Thankfully, Katie’s teacher could see beyond the surface. Katie’s conflict ran deeper than letters and sounds. Unlike some children, Katie’s greater struggle to read wasn’t brought on by letters moving backwards in her head or a non-verbal bent. A big part of Katie’s struggle was that she couldn’t see. The letters blurred together, not just because of her tears and even with the best glasses she could get. Along with that, Katie was learning a lesson even harder than reading: Because of her vision issues, she was different from other kids her age. While they might fight to remember when an e is silent, she might fight to simply see that it was an e and not a c. That realization hurt. Of course, the fact that she could see at all was something to be thankful for, but a six-year-old’s life isn’t always governed by logic. (Actually, no one’s is…)

Knowing all that, her teacher did battle with her and those BOB books. Sure, she probably pulled out her hair a few times and even shed a few frustrated tears of her own, but she wanted Katie to read normal print books if she ever could.

Mercifully, the teacher got a little help. A gentleman read to Katie on a regular basis. She had been read to before – that’s how she knew she liked hearing stories –  but as the days went by she slowly discovered that books were her ticket to adventures and the places and people she wanted to learn about. She just had to take hold of it.

Months of tedium and tears continued. Then one day, all the pieces came together. Katie decided she wanted to take hold of her ticket to adventure and board the train herself. There were so many people and places she wanted to learn about! She also figured out that if she could get up early and snuggle into her favorite blue chair, she had the perfect place to read. There was no one to mind that she held the book two inches away from her nose. She read books like the Little House series that she had loved listening to and new mysteries She felt rather satisfied when she read a biography of Daniel Boone that had hundreds of pages. Lessons in Braille fed her new-found love for letters, even though she continued to read mostly with her eyes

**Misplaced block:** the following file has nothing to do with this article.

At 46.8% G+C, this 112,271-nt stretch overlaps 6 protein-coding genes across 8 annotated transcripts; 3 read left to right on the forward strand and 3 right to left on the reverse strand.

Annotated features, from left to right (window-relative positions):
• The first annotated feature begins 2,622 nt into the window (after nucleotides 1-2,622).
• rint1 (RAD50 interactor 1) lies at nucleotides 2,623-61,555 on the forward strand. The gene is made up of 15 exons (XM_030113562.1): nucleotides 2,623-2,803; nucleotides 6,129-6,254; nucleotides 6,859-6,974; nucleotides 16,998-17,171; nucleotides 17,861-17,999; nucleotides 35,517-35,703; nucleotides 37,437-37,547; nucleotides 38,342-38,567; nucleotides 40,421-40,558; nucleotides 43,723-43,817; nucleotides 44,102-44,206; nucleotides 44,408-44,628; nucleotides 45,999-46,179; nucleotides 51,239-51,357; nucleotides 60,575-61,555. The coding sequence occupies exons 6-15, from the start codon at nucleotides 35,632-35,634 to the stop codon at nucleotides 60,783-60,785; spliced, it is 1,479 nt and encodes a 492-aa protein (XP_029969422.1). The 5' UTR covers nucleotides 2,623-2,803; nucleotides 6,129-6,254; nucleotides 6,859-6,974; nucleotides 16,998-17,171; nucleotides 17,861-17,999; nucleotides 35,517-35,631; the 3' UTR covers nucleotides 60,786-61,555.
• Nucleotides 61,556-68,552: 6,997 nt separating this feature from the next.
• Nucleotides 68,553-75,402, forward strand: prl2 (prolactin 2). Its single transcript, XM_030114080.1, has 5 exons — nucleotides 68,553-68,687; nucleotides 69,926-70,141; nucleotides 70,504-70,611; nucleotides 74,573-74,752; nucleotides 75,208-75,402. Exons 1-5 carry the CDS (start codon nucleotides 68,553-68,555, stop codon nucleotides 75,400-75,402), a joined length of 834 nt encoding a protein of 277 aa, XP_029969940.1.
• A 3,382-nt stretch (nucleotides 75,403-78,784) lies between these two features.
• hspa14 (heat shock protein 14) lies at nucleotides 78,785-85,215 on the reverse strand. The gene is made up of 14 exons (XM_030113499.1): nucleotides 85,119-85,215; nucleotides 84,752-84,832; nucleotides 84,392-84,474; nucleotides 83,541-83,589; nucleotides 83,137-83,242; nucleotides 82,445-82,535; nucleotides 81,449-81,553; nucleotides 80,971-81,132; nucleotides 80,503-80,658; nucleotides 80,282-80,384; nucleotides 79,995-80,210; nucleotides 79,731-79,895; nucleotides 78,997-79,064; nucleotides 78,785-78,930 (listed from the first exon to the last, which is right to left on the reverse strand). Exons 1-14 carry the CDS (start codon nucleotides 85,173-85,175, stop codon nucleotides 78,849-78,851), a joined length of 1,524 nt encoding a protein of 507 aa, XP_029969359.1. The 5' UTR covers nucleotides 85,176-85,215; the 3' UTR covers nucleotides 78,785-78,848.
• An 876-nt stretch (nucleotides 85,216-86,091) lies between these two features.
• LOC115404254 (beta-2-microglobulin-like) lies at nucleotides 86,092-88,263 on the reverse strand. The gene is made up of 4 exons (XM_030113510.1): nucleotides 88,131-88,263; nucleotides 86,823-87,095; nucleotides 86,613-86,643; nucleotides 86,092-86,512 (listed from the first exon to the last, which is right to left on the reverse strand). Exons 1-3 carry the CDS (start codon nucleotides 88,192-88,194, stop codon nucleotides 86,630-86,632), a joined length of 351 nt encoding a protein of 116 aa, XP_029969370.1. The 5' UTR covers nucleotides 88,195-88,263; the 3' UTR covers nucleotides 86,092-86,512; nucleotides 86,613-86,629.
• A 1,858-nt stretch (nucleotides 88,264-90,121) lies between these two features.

And she kept reading. Through two international moves, junior high, high school, and right on through college when she gained her BA. By this time Katie knew that she relished stories. Even more than that, she knew that she loved God’s story.

You see, Katie had been given a key to not only escapades and faraway places but also to God’s Word, another book she read for herself. Within those pages, she learned that God doesn’t make mistakes and that even if we don’t understand why He gives us certain circumstances and life may be just plain hard, He is worthy of our trust. Stories from history that she read gave her hope that God can use even the challenges in our lives for good purposes.

Now Katie still reads – though not as much as she might like – and contacts help her see better, but she also seeks to share stories with others to give them at least a glimpse of the hope she’s been given. 

Maybe not every struggling reader will be like Katie. Maybe God has other stories to tell in some of their lives. But, for all of you who are or will be traipsing through tedium and tears this school year, I hope it’s an encouragement. Teaching a child to read – to whatever extent he or she is able – is a great gift. You never know what God might have in store for your student. I think Katie and her teacher decided it was worth the tears, don’t you?

And just who was Katie’s teacher? Of all the people in the whole wide world, it was her mom. And the gentleman who read to her? He was her dad. 

I should know because I am Katie. Funny how a girl by any other name can be-one-and-the-same, isn’t it? And, yes, I’d say it was worth the tears. I’m thankful Mom and Dad thought so, too.